For infants in the most deprived communities of Merseyside, the hospitalisations averted for acute gastroenteritis was double that in the least deprived communities. Therefore, if we prioritise increasing vaccine uptake in the most deprived populations, the rotavirus vaccine is likely to give the greatest health benefit and can contribute to reducing health inequalities.

Said Dr Dan Hungerford.

Looking at this disease from another angle, researchers think that composition of gut microbiome can affect rotavirus vaccine efficacy. In India, Malawi and Liverpool, a study led by Professor Miren Iturriza-Gomara is investigating links between the composition of gut microbiome and vaccine efficacy.

Professor Iturriza-Gomara says,

If a clear correlation is found, researchers could then identify interventions to overcome them. For instance, tests could be used to predict whether vaccines are likely to work in a child depending on their gut health, or pre- or probiotics could be prescribed to babies, or mothers pre-birth, to boost healthy guts. 

A more radical solution may be found in an injectable form of the vaccine that bypasses the gut altogether. Trials in Malawi, Zambia and Ghana are assessing whether vaccines administered in this manner can reduce rotavirus diarrhoeal diseases more effectively than oral administration. Altogether, the findings will inform governance bodies on more efficient vaccination approaches, helping to save more lives.

Mother with her older child and baby who have particpated in studies
A mother with her 11 year old daughter who participated in RV1 and her baby sister who is enrolled in the RV3 study.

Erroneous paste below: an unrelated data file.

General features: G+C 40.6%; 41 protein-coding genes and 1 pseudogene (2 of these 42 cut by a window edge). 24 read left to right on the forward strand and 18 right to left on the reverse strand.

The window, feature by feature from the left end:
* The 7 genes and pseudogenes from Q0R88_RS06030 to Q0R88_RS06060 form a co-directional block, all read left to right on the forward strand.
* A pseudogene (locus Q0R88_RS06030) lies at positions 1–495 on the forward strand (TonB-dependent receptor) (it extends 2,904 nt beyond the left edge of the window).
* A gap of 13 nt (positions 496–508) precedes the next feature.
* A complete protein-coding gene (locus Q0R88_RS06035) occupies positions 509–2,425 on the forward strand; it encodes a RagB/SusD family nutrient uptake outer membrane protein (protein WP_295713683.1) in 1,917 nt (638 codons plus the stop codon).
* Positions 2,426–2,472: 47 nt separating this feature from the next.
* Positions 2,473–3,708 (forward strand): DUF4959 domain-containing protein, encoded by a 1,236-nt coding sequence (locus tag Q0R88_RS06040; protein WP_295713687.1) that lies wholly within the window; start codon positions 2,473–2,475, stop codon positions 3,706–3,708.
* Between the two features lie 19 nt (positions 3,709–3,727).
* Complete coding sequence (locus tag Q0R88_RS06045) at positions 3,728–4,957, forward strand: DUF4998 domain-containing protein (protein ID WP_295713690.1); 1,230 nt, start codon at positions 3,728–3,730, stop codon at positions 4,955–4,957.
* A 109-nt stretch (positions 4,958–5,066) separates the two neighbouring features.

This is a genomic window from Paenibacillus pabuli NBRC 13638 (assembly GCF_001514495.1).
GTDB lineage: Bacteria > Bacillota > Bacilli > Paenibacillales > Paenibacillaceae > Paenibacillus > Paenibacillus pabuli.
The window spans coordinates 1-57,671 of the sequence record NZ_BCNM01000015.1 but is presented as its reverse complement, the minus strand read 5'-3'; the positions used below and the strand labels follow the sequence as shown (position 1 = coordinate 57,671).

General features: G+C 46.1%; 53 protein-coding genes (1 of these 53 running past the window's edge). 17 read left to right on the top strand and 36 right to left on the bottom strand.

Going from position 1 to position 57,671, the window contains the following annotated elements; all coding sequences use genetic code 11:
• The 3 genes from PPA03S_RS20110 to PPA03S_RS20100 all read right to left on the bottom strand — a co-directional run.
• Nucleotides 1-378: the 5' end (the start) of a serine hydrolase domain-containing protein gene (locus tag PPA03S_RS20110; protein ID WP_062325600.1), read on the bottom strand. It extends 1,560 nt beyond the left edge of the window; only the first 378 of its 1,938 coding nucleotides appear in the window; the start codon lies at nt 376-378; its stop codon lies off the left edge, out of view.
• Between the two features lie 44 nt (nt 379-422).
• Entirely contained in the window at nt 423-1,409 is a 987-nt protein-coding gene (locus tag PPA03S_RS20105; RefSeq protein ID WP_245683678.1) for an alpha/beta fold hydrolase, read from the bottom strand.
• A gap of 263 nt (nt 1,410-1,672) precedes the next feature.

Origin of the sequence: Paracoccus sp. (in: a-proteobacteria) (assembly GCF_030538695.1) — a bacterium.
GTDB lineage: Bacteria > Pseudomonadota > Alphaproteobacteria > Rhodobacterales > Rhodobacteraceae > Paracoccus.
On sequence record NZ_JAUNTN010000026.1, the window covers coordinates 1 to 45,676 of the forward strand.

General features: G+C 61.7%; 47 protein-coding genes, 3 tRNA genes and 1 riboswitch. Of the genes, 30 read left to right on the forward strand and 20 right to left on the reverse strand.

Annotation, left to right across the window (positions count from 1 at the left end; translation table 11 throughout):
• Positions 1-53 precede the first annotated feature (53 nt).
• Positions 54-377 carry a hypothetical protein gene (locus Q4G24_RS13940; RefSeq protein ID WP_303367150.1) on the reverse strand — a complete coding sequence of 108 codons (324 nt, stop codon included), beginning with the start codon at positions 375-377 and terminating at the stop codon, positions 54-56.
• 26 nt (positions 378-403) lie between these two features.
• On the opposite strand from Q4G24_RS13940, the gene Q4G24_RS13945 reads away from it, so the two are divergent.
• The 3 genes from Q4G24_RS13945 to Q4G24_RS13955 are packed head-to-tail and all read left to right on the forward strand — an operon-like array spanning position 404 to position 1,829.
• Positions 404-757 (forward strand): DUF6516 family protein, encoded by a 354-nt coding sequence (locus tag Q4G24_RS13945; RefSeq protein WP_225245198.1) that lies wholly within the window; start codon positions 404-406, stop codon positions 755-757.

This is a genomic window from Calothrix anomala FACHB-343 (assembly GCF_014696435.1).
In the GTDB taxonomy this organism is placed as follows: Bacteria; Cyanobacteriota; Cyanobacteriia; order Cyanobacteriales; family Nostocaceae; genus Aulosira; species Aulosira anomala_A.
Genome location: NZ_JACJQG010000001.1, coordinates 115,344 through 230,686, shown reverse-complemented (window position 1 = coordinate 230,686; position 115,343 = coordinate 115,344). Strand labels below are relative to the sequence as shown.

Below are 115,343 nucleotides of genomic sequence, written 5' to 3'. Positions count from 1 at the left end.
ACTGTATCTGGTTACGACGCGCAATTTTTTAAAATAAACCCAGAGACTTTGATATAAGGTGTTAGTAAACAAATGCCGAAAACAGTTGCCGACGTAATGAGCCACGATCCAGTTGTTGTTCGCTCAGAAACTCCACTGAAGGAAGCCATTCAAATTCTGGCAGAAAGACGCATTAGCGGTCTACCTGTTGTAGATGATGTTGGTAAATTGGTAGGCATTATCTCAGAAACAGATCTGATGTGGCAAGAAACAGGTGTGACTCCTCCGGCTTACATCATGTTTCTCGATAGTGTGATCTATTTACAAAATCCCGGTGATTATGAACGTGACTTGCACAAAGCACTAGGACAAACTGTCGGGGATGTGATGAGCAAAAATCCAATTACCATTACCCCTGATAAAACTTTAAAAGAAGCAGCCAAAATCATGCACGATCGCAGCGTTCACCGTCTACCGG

First child immunised with typhoid conjugate vaccine in Africa

In Malawi, history was made in the fight against Typhoid fever when we vaccinated the first child in Africa using a new generation of typhoid vaccines.

The first major advance in typhoid vaccines in a generation, Typhoid Conjugate Vaccines (TCVs) improve immunological responses and memory, with the promise of increasing vaccine efficacy from around 55% to over 90%.

The TCV clinical trial in Malawi, led by the Malawi-Liverpool-Wellcome Programme (MLW), is assessing the efficacy and cost-effectiveness of the vaccines and has now vaccinated over 28,000 children living in Malawi.

The trial follows on from 10 years of work establishing the pattern and burden of rapidly-spreading Typhoid in Malawi, and has already reported excellent early immunogenicity and safety for the new vaccine.

The trial has recently reported (September 2021) the first efficacy results from Africa which show that the vaccine is safe and 84 percent effective in protecting against typhoid in Blantyre, Malawi. This helps to pave the way for additional countries to introduce TCV, making it available to all children.

The need for the vaccine is particularly urgent because of recent increases in antibiotic resistance across the continent.

Golden Kondowe, the first child to receive the typhoid vaccine trial
Golden Kondowe, the first child to receive the typhoid vaccine.

Our teams of health workers, our local scientists, and our longstanding partners in the Malawi Ministry of Health and College of Medicine are tremendously excited to see the impact of our research on the country’s population health. We’re on the cusp of discovering the primary trial result, and really feel like Africa is watching us, with hope.